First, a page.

D&E football players to reunite
Baseball may be the national pastime, but football has long since held a special place in the American lexicon.
There are few other spectator sports where men battle like gladiators to gain the favor of the masses. From Notre Dame’s Daniel “Rudy” Ruettiger to Green Bay’s Vince Lombardi, underdog and successful grid programs hold a special place in this nation’s football conscious.
Long before Ruettiger and Lombardi, though, there were the Scarlet Hurricanes of Davis & Elkins College.
Although the school’s football program ceased in the late 1950s, its impact still can be felt today – not only in the legendary stories passed through generations but in the influence it had on building the college’s athletic and academic programs.
On Saturday, former Scarlet Hurricane team members will reunite as part of D&E’s All-Alumni Summer Reunion.
Former players will meet at 3 p.m. Friday for a gathering at the American Legion on Railroad Avenue and again at 6 p.m.?Saturday at the 1863 Tavern on Harrison Avenue.
Local attorney and former D&E standout George R. Triplett will be one of the many former players in attendance.
“We were a ragtag bunch,” Triplett said. “We were the first generation to go to college and were a bunch of loggers, coal miners, laborers and farmers.
“We (the football team) really put D&E on the map,” Triplett added. “They came out of high school and it was at the end of the Great Depression. Some were World War II veterans. Back then, we didn’t have weight lifting. We were just country boys playing football.”
Those country boys, though, made a name for themselves quickly, especially in the early years.
Kent Kessler, in his history of athletics in West Virginia, wrote: “In this year of 1923, an athletic hurricane was born up in (the) Randolph County hills which swept through the country, playing havoc with many great institutions. It was called the Scarlet Hurricane of Davis & Elkins College and the force was generated by Cam Henderson and his famous football and basketball teams.”
Henderson, the famed football and basketball coach at Marshall University, put D&E on the athletic map during his 12 years at the Randolph County institution.
Henderson not only coached the first undefeated – 22-0 – West Virginia collegiate basketball team at D&E, but coached the Hurricanes to the first state collegiate football championship in 1928.
Five years later, Henderson coached D&E to a West Virginia Intercollegiate Athletic Conference football title.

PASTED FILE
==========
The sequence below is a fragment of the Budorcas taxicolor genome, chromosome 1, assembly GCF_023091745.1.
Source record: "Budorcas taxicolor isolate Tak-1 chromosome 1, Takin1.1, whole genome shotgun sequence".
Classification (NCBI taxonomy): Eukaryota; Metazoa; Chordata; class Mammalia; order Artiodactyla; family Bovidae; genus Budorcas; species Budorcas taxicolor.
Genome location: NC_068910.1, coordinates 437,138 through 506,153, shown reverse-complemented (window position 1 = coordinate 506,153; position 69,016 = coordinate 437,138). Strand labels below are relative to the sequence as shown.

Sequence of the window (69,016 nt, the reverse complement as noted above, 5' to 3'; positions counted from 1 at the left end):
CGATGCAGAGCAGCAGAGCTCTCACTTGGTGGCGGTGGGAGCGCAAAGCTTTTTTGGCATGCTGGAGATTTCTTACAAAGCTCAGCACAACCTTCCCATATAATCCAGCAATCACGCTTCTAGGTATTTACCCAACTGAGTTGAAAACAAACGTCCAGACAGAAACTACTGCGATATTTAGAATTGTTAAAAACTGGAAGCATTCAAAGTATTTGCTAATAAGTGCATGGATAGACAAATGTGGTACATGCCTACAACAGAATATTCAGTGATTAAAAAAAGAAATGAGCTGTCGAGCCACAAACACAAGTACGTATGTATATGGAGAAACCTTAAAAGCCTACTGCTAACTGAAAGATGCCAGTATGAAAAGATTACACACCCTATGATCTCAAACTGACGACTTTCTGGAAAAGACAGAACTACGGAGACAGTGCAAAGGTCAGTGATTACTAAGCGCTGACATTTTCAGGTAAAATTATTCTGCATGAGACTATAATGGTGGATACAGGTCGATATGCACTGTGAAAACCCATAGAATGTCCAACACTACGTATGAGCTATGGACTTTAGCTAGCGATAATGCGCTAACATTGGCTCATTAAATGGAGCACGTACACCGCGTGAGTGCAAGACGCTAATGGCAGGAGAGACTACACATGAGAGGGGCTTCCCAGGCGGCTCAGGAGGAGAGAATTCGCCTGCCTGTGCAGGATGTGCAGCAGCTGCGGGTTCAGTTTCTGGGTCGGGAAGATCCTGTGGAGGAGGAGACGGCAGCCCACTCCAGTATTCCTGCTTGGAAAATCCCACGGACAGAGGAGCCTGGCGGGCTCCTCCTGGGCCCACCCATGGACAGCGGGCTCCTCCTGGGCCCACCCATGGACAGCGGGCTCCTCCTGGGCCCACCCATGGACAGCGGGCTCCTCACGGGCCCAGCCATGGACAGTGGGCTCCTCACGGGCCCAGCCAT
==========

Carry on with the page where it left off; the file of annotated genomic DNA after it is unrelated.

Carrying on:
Before leaving D&E for Marshall, he compiled a 220-40 basketball record and an 83-33-6 football mark. What’s even more impressive is that Henderson led the Scarlet Hurricanes to football wins over schools like Navy, George Washington, Army, West Virginia University, Fordham and Villanova.
“Football was different back then,” Triplett said. “We wore leather helmets and played on both sides (of the ball). It also was a lot more physical. A lot of guys were really injured back then.”
Aside from Henderson, D&E lays claim to several other notable players and coaches, including Petar “Press” Maravich, son of Peter “Pistol” Pete Maravich.
Other famed alumni include Carl Tacy, who had a successful basketball coaching career at Wake Forest. Tacy, who is in the Wake Forest Hall of Fame, also coached a year at Marshall University. He was the manager of the 1955 D&E football team.
Elkins High School three-sport letterman Robert “Red” Brown also called D&E home for several years – both as a player and a coach – prior to finishing his career as the WVU head basketball coach and WVU athletics director.
From military officers to doctors, lawyers, government workers and politicians, many former D&E players and coaches made significant contributions to not only the state, but the entire nation.
“D&E has been a foundation for a lot of great people,” Triplett said. “The school has produced a lot of people that have made great contributions.”
Despite the football program’s success, the players and coaches always kept the game in perspective.
“We left our friendship in the dressing room,” Triplett said. “We just went out and played hard. We had respect for one another and we truly feel like we are the most blessed men that ever lived.